Hardness. Mohs Hardness Scale and Additional Observations

The resistance that a smooth surface of a mineral offers to scratching is its hardness (designated by H). The degree of hardness is determined by observing the comparative ease or difficulty with which one mineral is scratched by another, or by a file or knife. The hardness of a mineral might then be said to be its "scratchability."

The evaluation of hardness is the assessment of the reaction of a crystal structure to stress without rupture (cleavage, parting, and fracture are various forms of rupture). In metallic-bonded crystals that can flow plastically, scratching results in a groove. However, brittle materials with ionic or covalent bonds react to a hardness test by microfracturing (rupture on a very fine scale). The effect of ionic size and charge in ionically bonded structures is discussed in Chapter 3 (see Fig. 3.19).

This illustrates how different chemical compounds with the same internal structure increase in hardness with decreasing ionic size and increasing ionic charge. In relating the hardness of a crystal structure to its bonding, it must be noted that the structure's overall strength is a composite of all of its bond types, whereas the hardness of that same structure is an expression of its weakest bonding. For example, in silicates, all of which are based on various arrangements of Si04 tetrahedra, the hardness ranges from 1, as in talc, to - 7, as in quartz, and to 8, as in topaz. Such a variation suggests that hardness is not a function of Si-O bonding, but rather of the other bond types present in the structure.

In talc the basal silicate layers are held together by weak van der Waals and/or hydrogen bonds; in quartz there is a uniform bond strength within a relatively dense network of Si04 tetrahedra; and in topaz there are somewhat weaker AI-(F, OH) bonds.

A series of 10 common minerals was chosen by the Austrian mineralogist F. Mohs in 1824 as a scale, by comparison with which the relative hardness of any mineral can be told. The following minerals, arranged in order of increasing hardness, comprise what is known as the Mohs scale of hardness:

These minerals are arranged in an order of increasing relative hardness. Their hardness can also be measured by more quantitative techniques than a scratch test, and this leads to an absolute hardness scale as shown in Fig. 2.19. The relative position of the minerals in the Mohs scale is preserved, but corundum, for example, is two times as hard as topaz and four times harder than quartz.

Fig. 2.19. Comparison of Mohs relative hardness scale and absolute measurements of hardness

Talc, number 1 in the Mohs scale, has a structure made up of plates so weakly bound to one another that the pressure of the fingers is sufficient to slide one plate over the other. At the other end of the scale is diamond, with its constituent carbon atoms so firmly bound to each other that no other mineral can force them apart to cause a scratch.

In order to determine the relative hardness of any mineral in terms of this scale, it is necessary to find which of these minerals it can and which it cannot scratch. In making the determination, the following should be observed:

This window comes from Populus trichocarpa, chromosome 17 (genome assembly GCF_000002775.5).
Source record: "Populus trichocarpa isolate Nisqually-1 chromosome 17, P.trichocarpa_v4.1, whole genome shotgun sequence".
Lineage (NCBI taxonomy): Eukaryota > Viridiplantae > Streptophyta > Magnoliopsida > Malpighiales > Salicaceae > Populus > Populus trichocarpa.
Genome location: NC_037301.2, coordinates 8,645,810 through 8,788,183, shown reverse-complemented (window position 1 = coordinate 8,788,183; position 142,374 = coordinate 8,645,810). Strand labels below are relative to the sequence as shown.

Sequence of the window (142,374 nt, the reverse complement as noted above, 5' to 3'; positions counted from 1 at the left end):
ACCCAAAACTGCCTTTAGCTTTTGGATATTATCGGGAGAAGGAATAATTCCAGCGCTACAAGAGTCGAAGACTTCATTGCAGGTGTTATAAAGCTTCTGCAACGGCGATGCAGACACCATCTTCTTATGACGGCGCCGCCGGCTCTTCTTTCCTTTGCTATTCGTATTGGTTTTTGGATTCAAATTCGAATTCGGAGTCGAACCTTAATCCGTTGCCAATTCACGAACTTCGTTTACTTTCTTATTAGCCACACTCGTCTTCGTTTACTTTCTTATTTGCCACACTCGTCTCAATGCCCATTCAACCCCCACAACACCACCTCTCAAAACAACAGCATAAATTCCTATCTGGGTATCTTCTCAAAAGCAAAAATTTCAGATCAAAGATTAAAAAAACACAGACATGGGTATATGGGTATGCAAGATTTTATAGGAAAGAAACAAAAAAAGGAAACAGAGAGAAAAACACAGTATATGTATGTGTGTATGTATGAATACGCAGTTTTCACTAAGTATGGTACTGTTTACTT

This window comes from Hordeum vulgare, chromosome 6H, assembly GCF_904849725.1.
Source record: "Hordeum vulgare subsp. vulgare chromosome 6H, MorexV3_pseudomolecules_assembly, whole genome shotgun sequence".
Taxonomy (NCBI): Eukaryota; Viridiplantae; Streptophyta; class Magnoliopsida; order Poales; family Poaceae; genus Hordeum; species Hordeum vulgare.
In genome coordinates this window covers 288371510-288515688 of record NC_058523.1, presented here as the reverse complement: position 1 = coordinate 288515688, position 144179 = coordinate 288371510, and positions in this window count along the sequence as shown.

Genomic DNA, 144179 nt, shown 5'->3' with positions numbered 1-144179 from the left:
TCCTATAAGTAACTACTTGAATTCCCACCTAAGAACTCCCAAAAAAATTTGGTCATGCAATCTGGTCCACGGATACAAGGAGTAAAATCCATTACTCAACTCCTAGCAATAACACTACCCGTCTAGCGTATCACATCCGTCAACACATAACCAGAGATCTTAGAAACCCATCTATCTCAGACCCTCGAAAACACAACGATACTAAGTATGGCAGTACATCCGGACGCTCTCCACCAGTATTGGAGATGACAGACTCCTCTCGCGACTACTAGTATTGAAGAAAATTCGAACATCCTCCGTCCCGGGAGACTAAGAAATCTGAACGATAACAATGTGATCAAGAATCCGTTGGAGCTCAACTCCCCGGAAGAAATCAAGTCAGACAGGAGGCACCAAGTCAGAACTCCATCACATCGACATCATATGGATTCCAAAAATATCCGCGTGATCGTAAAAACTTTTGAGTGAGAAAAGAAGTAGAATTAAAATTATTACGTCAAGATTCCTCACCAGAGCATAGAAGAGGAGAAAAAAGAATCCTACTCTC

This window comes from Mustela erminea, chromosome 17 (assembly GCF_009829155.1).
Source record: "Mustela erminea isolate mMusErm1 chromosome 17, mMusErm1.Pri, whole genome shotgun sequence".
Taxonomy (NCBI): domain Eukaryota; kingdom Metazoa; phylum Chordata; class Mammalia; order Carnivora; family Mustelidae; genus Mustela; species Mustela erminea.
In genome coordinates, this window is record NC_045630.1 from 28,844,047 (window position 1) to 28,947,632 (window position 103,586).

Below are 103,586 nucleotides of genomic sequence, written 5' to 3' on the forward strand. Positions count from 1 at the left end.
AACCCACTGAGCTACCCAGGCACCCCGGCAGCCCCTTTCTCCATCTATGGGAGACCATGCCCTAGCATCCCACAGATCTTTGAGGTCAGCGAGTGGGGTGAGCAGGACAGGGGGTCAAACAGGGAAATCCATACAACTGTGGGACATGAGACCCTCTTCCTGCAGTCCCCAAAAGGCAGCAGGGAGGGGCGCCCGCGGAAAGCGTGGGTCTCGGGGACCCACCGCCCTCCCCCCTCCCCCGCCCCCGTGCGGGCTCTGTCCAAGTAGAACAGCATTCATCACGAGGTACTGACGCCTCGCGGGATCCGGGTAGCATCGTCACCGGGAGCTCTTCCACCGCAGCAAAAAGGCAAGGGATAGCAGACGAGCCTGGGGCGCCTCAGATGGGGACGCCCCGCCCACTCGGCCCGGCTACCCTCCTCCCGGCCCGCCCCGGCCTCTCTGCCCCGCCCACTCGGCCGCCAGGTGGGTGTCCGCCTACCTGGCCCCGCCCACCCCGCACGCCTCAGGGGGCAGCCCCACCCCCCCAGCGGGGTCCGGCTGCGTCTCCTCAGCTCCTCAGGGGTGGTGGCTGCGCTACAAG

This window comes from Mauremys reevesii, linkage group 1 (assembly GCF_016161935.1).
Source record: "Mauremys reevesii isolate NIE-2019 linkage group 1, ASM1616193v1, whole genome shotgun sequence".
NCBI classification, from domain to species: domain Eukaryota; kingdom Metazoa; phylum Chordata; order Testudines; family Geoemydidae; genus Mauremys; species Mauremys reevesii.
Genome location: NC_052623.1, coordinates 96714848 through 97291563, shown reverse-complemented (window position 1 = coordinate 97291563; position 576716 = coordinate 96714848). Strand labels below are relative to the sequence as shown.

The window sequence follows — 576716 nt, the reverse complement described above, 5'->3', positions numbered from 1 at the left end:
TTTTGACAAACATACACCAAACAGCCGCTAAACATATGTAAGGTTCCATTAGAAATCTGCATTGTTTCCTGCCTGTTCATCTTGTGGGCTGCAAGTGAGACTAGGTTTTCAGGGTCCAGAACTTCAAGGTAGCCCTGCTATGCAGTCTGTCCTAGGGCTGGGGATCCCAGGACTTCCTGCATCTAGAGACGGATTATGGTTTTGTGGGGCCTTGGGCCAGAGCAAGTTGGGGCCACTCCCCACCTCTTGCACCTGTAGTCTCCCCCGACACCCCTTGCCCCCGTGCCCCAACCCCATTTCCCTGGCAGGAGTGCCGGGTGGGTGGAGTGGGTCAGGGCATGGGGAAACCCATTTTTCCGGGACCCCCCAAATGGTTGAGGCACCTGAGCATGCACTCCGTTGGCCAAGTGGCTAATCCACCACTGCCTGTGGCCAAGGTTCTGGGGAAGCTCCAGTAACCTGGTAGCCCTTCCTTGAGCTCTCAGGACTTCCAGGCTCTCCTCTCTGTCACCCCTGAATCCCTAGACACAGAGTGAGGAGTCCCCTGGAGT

1. Sometimes when one mineral is softer than another, portions of the first will leave a mark on the second that may be mistaken for a scratch. Such a mark can be rubbed off, whereas a true scratch will be permanent.

2. The surfaces of some minerals are frequently altered to material that is much softer than the original mineral. A fresh surface of the specimen to be tested must therefore be used.

3. The physical nature of a mineral may prevent a correct determination of its hardness. For instance, if a mineral is pulverulent, granular, or splintery, it may be broken down and apparently scratched by a mineral much softer than itself. It is always advisable when making the hardness test to confirm it by reversing the order of procedure; that is, do not only try to scratch mineral A by mineral B, but also try to scratch В by A.

Several materials serve in addition to the above scale (see Table 2.1): the hardness of the fingernail is a little over 2, a copper coin about 3, the steel of a pocketknife a little over 5, window glass 5 ½ and the steel of a file 6 1/2 . With a little practice, the hardness of minerals under 5 can be quickly estimated by the ease with which they can be scratched with a pocketknife.

TABLE 2.1. Mohs Hardness Scale and Additional Observations (From C. Klein, 1994, Minerals and Rocks: Exercises in Crystallography, Mineralogy, and Hand Specimen Petrology, rev. ed. New York: Wiley, p. 315)

Hardness is a vectorial property. Thus, crystals may show varying degrees of hardness, depending on the directions in which they are scratched. The directional' hardness differences in most common minerals are so, slight that, if they can be detected at all, it is only through the use of delicate instruments. Two exceptions are kyanite and calcite. In kyanite, H = 5 parallel to the length, but H = 7 across the length of the crystal. The hardness of calcite is 3 on all surfaces except the basal pinacoid {0001}; on this form it can be scratched by the fingernail and has a hardness of 2.

Because there is a general link between hardness and chemical composition, the following generalizations can be made.

1. Most hydrous minerals are relatively soft (H < 5).
2. Halides, carbonates, sulfates, and phosphates are also relatively soft (H < 5 1/2).
3. Most sulfides are relatively soft (H < 5) with pyrite being an exception (H < 6 to 6 1/2).
4. Most anhydrous oxides and silicates are hard (H>5 1/2)

Because hardness is a highly diagnostic property in mineral identification, most determinative tables use relative hardness as a primary sorting parameter, as is done in the Determinative Table 14.1.


Date added: 2022-12-31; views: 174;

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